The Broad_photo by Hufton+Crow_037Once off the escalator in the main room, you’re welcomed by the 82-foot mural titled, “In the Land of the Dead,” by Takashi Murakami. It conjures a mythic narrative of the 2011 Tōhoku earthquake and tsunami in Japan. In the room behind you lives the imposing, ten-foot-tall “Balloon Dog (Blue)” by Jeff Koons, which your eyes won’t believe is stainless steel.  

The rooms to your right house the requisite pop art, silk-screening and monoprints by the giants of modern art: Damien Hirst, Roy Lichtenstein and Andy Warhol. In the same corner, Ellsworth Kelly’s 19-foot long, free-floating “Green Angle,” a bright green boomerang without frame or brushstrokes, invites you to meditate in front of its simplicity of color and shape. In the room to your left, all the way in the back, sit the massive table and chairs titled, “Under the Table,” which send you back to a time of childhood wonder.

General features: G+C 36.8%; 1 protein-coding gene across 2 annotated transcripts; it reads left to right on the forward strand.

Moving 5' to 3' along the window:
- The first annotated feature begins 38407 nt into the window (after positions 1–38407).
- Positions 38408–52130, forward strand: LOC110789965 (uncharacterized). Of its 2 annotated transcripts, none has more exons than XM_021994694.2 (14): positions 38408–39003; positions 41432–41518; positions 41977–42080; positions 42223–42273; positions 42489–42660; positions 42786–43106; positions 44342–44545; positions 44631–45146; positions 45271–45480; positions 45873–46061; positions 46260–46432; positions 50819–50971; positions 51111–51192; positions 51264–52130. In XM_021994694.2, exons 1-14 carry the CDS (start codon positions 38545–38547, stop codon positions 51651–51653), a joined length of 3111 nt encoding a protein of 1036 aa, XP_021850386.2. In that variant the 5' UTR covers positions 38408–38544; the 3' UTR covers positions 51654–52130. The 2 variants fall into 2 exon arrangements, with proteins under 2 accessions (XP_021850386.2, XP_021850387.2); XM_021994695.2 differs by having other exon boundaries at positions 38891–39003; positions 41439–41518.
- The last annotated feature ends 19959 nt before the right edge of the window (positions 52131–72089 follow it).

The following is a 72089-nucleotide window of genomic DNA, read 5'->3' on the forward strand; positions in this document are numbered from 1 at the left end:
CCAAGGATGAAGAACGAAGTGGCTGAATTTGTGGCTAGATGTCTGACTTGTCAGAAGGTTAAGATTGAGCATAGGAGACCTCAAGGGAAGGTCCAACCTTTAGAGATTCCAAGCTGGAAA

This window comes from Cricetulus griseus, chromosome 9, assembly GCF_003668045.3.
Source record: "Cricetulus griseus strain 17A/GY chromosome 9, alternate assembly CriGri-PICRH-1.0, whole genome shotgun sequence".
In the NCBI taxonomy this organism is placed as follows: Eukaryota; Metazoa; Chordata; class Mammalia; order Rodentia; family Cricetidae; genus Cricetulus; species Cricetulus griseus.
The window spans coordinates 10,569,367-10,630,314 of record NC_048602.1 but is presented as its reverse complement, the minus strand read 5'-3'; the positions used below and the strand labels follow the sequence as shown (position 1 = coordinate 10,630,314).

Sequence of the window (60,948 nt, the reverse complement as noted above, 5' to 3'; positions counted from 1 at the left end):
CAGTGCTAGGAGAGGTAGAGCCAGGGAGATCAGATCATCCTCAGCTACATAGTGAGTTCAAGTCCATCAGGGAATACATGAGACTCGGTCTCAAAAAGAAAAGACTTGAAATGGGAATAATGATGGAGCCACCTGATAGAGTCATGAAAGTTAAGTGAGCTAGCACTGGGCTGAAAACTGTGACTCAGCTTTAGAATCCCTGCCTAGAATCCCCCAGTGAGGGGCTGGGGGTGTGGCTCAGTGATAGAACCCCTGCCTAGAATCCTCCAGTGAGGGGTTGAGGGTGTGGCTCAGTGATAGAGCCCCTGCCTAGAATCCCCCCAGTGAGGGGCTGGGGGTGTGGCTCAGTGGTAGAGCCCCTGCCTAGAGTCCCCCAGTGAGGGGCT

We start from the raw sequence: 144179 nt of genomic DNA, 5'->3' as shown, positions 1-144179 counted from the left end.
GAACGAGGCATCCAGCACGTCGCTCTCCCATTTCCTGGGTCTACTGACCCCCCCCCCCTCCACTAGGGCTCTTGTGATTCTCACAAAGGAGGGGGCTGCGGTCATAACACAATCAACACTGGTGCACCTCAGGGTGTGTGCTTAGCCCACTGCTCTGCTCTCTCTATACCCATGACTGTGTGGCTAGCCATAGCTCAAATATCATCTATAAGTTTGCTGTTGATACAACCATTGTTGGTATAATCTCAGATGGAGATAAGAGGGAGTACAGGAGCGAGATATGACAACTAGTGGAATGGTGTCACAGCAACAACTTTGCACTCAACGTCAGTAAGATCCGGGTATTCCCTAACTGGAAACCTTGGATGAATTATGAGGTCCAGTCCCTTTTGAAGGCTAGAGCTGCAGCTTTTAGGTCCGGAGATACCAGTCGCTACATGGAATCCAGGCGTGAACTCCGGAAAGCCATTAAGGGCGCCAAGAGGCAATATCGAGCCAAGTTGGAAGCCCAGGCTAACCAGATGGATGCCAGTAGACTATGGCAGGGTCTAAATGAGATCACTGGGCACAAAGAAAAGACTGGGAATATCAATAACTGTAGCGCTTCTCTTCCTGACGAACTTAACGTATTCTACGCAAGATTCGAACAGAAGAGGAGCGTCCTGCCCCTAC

Reviews Have Been Mixed: Some bigtime art critics claim the Broad’s “sweeping, chronological journey” doesn’t quite gel…that the unimaginative march of blue chip pieces makes the galleries feel ordinary, choppy and uninspired…that the architectural excitement of the building represses the poignancy of the display. Other visitors bemoan the museum’s lack of cafe or nearby, affordable option for coffee or a quick snack.  

Admittedly art lovers may leave the Broad without that enlightened feeling that stays with us after hours in one of the world’s great cultural institutions like the MOMA in New York, the Art Institute in Chicago, The Tate in London, or the Musee d’Art Moderne in Paris.